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Easy riders Skiddies and their bikes

Easy Riders

by Alex Alsup ’07 and Andrew Bernstein ’07

Almost everyone on campus has seen Tiffany Dwight ’06 cruising around on what looks like a Harley chopper missing the engine. She says, “The two questions I always get asked are ‘Where’d you get it?’ and ‘Can I ride it?’”

Dwight says she was looking on eBay for a bike when she stumbled across a Web site for custom-built choppers, and “I was, like, I gotta get this thing.” So she did, without realizing she would have to assemble it when it arrived. But it was all worth it: “It’s like I’m a child again, riding a bike by myself for the first time.” Around town, she adds, “when I’m riding down the street, people slow down next to me and shout, ‘Yeah, man!’”

Mongoose and its cobra.
Perched atop his Mongoose bike and wearing a blue hoodie, Cyrus Lubin ’07 evokes childhood memories of everyone’s favorite alien, ET. The retro bike has, in fact, been in Lubin’s family almost since ET’s release: Lubin’s brother bought it sixteen years ago. “I fixed it up a little,” Lubin says. “I put on these sick white tires, and I set the gear chains on fire, which somehow took the rust off.”

Since then “it’s like the perfect bike.” To thwart potential thieves, Lubin’s got the bike “on lock”—with a heavy-duty chrome chain wrapped around the frame like poison ivy.

Burnh-ing rubber.
Laura Burnham ’07 says she bought her “late ’60s or early ’70s” bicycle from a “really sketchy man” in Beverly, Mass. “He would find bikes in junkyards and flea markets and sell them out of his backyard. He sold this one to me for ten bucks.”

The bike is pretty well corroded, although she spent a summer reviving the thing. “There was rust everywhere, and the brakes and gears didn’t work,” says Burnham. She pauses. “The brakes still don’t really work,” she admits. As in any relationship, Burnham and her bike have had some issues cooperating: A wobbly frame and thin tires mean the bike is “pretty hard to balance on, so I’ve definitely taken a few diggers.”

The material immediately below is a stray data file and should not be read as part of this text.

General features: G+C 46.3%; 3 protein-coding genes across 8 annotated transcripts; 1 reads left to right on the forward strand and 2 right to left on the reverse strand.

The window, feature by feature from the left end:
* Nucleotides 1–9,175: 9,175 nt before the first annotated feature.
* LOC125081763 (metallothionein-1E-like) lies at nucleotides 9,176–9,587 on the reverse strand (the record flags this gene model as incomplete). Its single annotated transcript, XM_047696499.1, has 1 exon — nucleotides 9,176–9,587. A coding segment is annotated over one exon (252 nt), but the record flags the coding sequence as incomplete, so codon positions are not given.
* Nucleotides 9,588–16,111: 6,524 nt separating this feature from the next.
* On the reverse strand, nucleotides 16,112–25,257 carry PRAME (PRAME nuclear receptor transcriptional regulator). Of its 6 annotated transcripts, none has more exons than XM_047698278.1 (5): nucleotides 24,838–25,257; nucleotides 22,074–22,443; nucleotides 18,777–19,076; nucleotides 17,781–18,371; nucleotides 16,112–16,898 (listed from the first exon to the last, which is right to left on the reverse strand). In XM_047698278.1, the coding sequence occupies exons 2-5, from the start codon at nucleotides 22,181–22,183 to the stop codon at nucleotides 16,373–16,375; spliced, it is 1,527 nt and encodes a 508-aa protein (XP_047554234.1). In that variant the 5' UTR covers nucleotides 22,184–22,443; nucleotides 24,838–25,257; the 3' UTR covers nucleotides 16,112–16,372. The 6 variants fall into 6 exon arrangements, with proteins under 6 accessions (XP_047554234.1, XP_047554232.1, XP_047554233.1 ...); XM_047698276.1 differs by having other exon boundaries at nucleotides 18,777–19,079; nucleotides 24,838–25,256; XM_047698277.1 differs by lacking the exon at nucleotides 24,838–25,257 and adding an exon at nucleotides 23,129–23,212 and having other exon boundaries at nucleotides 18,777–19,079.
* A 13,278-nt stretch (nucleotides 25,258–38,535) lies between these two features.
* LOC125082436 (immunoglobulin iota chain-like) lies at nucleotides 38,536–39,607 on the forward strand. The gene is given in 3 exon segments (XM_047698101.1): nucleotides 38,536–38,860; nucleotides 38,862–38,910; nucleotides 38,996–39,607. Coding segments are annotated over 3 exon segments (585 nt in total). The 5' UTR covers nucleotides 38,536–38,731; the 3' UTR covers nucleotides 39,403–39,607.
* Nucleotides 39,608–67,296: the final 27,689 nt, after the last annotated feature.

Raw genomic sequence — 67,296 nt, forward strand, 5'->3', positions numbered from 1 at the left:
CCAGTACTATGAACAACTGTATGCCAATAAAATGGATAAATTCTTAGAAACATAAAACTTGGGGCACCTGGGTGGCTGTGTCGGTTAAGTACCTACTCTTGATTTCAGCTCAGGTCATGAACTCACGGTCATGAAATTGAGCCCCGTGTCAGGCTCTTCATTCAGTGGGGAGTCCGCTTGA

Rough rider.
Not everyone bikes to get from point A to point B. Some do it to get from point A to point B faster than you…even if there are big rocks in the way. Tom Arnold ’07 rides a Trek Fuel EX 7 and is a member of the mountain and road-racing divisions of the Skidmore Cycling Club.

“The riding is really rugged, so stuff’s always breaking on the bike,” Arnold says disappointedly. Fortunately, local service shops have kept his bike running, even if Arnold has had more trouble keeping himself running. “I took a pretty nasty spill riding out around the stables the other day,” he says.

All I need is a miracle.
“This says the bike’s got 1,353 miles on it,” reports Jeff Baker ’08, tapping the odometer’s foggy glass, “but there’s no way that’s right.” Baker pulled the Schwinn Traveler, which used to belong to his mother, out of his garage this summer. “It was definitely a workhorse. But right now it’s kind of out of commission,” he says. “I’m just leaving it here for now, hoping someone comes by and puts air in the tires.” For any angels out there: Baker’s bike is stationed at a lamppost outside Kimball Hall.

Excerpted with permission from the Skidmore News of September 29, 2005.